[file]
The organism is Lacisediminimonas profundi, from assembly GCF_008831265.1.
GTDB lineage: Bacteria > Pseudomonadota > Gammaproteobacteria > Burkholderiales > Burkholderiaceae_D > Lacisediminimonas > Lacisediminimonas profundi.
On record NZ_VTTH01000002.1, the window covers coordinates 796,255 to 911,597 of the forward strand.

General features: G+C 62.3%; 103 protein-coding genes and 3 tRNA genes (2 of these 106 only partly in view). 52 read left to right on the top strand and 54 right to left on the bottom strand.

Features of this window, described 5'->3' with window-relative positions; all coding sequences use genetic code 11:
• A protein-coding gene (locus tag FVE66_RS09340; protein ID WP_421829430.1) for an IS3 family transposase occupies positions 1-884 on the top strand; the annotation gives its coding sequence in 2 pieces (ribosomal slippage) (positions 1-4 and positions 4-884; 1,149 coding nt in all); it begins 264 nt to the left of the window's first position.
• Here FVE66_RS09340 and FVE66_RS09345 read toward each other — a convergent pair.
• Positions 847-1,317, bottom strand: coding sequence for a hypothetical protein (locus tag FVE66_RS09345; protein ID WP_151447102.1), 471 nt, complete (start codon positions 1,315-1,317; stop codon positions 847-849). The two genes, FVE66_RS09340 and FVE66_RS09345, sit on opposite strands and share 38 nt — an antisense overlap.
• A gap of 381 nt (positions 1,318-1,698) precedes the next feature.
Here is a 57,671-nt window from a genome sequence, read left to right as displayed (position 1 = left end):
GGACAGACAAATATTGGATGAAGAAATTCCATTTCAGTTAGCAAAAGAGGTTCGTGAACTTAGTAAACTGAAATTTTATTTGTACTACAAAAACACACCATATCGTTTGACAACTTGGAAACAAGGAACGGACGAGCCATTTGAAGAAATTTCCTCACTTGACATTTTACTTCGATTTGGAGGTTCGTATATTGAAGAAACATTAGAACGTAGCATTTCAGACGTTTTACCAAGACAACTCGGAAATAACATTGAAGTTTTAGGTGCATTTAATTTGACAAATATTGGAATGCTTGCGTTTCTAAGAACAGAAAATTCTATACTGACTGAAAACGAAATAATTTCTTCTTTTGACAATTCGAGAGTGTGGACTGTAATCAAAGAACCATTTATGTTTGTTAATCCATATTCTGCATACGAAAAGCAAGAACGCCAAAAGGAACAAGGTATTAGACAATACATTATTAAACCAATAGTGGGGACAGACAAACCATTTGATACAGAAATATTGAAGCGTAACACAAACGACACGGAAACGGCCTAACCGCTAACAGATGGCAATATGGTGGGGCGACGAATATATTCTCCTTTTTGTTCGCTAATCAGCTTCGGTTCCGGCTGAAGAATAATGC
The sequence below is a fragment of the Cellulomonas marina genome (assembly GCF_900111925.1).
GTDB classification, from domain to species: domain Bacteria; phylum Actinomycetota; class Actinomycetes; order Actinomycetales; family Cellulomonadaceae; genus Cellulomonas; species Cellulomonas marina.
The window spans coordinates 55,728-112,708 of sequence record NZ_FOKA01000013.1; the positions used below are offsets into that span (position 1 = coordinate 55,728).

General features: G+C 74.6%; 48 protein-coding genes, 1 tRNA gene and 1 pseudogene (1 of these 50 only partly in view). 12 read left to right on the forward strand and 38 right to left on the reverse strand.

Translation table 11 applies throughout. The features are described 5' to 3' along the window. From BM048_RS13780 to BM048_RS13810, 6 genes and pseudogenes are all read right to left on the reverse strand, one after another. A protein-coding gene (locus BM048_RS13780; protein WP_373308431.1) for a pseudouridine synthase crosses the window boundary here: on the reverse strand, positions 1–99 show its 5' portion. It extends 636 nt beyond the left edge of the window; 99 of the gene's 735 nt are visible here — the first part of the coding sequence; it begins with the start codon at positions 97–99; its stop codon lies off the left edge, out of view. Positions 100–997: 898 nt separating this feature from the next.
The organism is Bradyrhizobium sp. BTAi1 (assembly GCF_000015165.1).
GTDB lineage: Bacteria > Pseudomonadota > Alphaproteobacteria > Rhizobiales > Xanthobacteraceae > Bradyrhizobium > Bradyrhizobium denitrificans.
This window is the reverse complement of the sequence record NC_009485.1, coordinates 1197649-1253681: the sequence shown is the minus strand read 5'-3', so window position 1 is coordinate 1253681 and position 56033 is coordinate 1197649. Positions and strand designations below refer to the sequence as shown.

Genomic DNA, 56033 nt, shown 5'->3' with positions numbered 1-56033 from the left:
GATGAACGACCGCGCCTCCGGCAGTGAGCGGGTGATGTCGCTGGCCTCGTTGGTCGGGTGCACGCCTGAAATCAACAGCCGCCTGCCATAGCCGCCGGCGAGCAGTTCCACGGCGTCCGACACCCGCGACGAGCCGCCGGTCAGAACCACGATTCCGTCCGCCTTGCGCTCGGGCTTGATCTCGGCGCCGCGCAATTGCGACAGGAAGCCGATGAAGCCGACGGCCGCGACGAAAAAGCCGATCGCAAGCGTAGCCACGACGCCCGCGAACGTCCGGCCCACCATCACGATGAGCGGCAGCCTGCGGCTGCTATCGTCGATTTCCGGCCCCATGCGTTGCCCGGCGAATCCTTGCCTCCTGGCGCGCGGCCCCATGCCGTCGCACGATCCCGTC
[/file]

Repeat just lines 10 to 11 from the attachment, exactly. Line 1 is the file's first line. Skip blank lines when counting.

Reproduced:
Here is a 57,671-nt window from a genome sequence, read left to right as displayed (position 1 = left end):
GGACAGACAAATATTGGATGAAGAAATTCCATTTCAGTTAGCAAAAGAGGTTCGTGAACTTAGTAAACTGAAATTTTATTTGTACTACAAAAACACACCATATCGTTTGACAACTTGGAAACAAGGAACGGACGAGCCATTTGAAGAAATTTCCTCACTTGACATTTTACTTCGATTTGGAGGTTCGTATATTGAAGAAACATTAGAACGTAGCATTTCAGACGTTTTACCAAGACAACTCGGAAATAACATTGAAGTTTTAGGTGCATTTAATTTGACAAATATTGGAATGCTTGCGTTTCTAAGAACAGAAAATTCTATACTGACTGAAAACGAAATAATTTCTTCTTTTGACAATTCGAGAGTGTGGACTGTAATCAAAGAACCATTTATGTTTGTTAATCCATATTCTGCATACGAAAAGCAAGAACGCCAAAAGGAACAAGGTATTAGACAATACATTATTAAACCAATAGTGGGGACAGACAAACCATTTGATACAGAAATATTGAAGCGTAACACAAACGACACGGAAACGGCCTAACCGCTAACAGATGGCAATATGGTGGGGCGACGAATATATTCTCCTTTTTGTTCGCTAATCAGCTTCGGTTCCGGCTGAAGAATAATGC